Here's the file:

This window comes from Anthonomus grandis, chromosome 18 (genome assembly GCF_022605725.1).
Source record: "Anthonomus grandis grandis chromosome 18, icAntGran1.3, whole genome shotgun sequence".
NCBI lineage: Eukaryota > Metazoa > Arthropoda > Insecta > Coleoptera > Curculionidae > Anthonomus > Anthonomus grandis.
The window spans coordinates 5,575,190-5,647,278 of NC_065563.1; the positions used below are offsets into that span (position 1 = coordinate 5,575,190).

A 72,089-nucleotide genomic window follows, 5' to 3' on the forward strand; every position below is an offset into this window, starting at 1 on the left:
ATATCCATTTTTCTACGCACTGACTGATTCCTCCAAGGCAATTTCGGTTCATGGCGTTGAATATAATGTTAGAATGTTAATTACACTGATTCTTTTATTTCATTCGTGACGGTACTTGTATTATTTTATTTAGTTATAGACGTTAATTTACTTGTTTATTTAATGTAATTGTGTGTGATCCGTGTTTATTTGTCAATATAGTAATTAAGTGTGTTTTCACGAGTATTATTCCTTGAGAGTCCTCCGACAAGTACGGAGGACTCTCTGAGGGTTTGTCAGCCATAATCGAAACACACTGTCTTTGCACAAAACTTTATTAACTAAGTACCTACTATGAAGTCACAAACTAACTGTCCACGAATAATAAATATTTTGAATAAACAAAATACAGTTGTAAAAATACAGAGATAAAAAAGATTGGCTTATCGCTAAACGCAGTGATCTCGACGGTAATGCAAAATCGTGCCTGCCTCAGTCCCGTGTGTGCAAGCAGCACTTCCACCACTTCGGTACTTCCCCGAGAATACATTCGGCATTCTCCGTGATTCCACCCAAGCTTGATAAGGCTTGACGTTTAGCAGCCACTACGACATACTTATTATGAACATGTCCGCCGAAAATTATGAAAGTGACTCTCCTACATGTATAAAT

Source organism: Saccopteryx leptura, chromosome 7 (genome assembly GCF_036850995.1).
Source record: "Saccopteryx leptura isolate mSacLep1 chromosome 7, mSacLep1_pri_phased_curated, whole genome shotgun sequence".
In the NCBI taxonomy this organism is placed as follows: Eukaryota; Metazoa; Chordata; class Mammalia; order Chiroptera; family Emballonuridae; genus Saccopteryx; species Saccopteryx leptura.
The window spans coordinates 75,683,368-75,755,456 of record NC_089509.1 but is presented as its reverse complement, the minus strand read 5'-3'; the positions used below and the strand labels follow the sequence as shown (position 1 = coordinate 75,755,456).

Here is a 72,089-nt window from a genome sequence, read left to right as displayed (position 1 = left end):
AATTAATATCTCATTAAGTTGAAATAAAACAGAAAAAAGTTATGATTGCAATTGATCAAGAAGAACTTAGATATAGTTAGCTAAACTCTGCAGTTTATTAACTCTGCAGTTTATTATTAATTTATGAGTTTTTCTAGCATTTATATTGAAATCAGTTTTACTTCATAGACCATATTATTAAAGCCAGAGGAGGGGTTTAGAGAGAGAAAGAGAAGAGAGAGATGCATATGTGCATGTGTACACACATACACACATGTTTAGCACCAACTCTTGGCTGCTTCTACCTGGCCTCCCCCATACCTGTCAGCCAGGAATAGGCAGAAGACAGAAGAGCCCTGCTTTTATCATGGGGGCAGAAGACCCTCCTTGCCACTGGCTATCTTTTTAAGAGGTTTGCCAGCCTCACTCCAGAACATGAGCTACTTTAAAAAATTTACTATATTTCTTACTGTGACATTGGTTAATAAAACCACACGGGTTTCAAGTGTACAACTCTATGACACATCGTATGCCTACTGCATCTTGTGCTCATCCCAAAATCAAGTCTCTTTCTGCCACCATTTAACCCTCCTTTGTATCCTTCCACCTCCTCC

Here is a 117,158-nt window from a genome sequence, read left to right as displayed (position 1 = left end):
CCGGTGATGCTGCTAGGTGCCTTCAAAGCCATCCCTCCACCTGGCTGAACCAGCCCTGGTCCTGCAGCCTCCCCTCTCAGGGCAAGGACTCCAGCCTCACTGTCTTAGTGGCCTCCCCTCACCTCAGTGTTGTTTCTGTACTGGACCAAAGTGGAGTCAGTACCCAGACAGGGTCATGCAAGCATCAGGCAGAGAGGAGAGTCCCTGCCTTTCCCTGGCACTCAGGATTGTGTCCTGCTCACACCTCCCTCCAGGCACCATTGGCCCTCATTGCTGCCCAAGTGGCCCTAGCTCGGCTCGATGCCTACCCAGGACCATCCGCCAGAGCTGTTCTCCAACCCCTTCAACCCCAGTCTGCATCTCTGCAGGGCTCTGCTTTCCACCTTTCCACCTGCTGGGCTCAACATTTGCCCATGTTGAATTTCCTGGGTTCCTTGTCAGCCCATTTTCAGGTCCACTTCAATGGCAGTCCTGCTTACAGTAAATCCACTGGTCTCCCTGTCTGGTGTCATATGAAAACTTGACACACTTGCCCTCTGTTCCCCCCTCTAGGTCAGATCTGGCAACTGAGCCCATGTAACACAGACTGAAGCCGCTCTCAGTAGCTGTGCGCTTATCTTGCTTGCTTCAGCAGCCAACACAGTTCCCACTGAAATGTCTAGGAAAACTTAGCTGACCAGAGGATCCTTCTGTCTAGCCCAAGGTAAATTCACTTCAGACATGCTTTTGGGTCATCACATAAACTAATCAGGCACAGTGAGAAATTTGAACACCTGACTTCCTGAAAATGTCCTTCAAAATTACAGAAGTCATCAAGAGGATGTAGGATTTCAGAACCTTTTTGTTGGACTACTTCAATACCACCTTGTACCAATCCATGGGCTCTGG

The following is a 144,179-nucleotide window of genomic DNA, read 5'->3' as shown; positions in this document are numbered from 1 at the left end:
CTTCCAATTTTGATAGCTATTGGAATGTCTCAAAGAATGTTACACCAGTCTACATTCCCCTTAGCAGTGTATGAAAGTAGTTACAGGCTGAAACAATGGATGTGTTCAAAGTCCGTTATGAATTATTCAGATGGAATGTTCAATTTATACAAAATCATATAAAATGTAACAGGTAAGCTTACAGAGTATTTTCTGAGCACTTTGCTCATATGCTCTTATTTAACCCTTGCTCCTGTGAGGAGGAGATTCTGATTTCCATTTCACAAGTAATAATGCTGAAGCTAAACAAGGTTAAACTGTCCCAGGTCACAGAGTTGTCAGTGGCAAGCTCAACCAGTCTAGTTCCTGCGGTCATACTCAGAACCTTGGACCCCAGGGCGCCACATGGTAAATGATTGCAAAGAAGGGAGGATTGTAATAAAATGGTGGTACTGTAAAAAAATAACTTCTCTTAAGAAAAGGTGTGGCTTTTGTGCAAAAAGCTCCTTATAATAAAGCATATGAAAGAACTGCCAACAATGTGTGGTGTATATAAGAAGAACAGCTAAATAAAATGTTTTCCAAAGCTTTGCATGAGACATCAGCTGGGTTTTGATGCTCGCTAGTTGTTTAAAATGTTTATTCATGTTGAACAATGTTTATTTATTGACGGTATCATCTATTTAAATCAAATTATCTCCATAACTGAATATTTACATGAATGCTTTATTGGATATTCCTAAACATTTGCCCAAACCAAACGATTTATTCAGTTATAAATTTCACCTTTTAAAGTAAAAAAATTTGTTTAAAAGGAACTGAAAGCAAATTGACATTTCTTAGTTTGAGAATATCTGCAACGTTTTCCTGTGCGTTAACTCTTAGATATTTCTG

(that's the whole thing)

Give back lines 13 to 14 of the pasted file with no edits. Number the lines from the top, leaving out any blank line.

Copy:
Here is a 117,158-nt window from a genome sequence, read left to right as displayed (position 1 = left end):
CCGGTGATGCTGCTAGGTGCCTTCAAAGCCATCCCTCCACCTGGCTGAACCAGCCCTGGTCCTGCAGCCTCCCCTCTCAGGGCAAGGACTCCAGCCTCACTGTCTTAGTGGCCTCCCCTCACCTCAGTGTTGTTTCTGTACTGGACCAAAGTGGAGTCAGTACCCAGACAGGGTCATGCAAGCATCAGGCAGAGAGGAGAGTCCCTGCCTTTCCCTGGCACTCAGGATTGTGTCCTGCTCACACCTCCCTCCAGGCACCATTGGCCCTCATTGCTGCCCAAGTGGCCCTAGCTCGGCTCGATGCCTACCCAGGACCATCCGCCAGAGCTGTTCTCCAACCCCTTCAACCCCAGTCTGCATCTCTGCAGGGCTCTGCTTTCCACCTTTCCACCTGCTGGGCTCAACATTTGCCCATGTTGAATTTCCTGGGTTCCTTGTCAGCCCATTTTCAGGTCCACTTCAATGGCAGTCCTGCTTACAGTAAATCCACTGGTCTCCCTGTCTGGTGTCATATGAAAACTTGACACACTTGCCCTCTGTTCCCCCCTCTAGGTCAGATCTGGCAACTGAGCCCATGTAACACAGACTGAAGCCGCTCTCAGTAGCTGTGCGCTTATCTTGCTTGCTTCAGCAGCCAACACAGTTCCCACTGAAATGTCTAGGAAAACTTAGCTGACCAGAGGATCCTTCTGTCTAGCCCAAGGTAAATTCACTTCAGACATGCTTTTGGGTCATCACATAAACTAATCAGGCACAGTGAGAAATTTGAACACCTGACTTCCTGAAAATGTCCTTCAAAATTACAGAAGTCATCAAGAGGATGTAGGATTTCAGAACCTTTTTGTTGGACTACTTCAATACCACCTTGTACCAATCCATGGGCTCTGG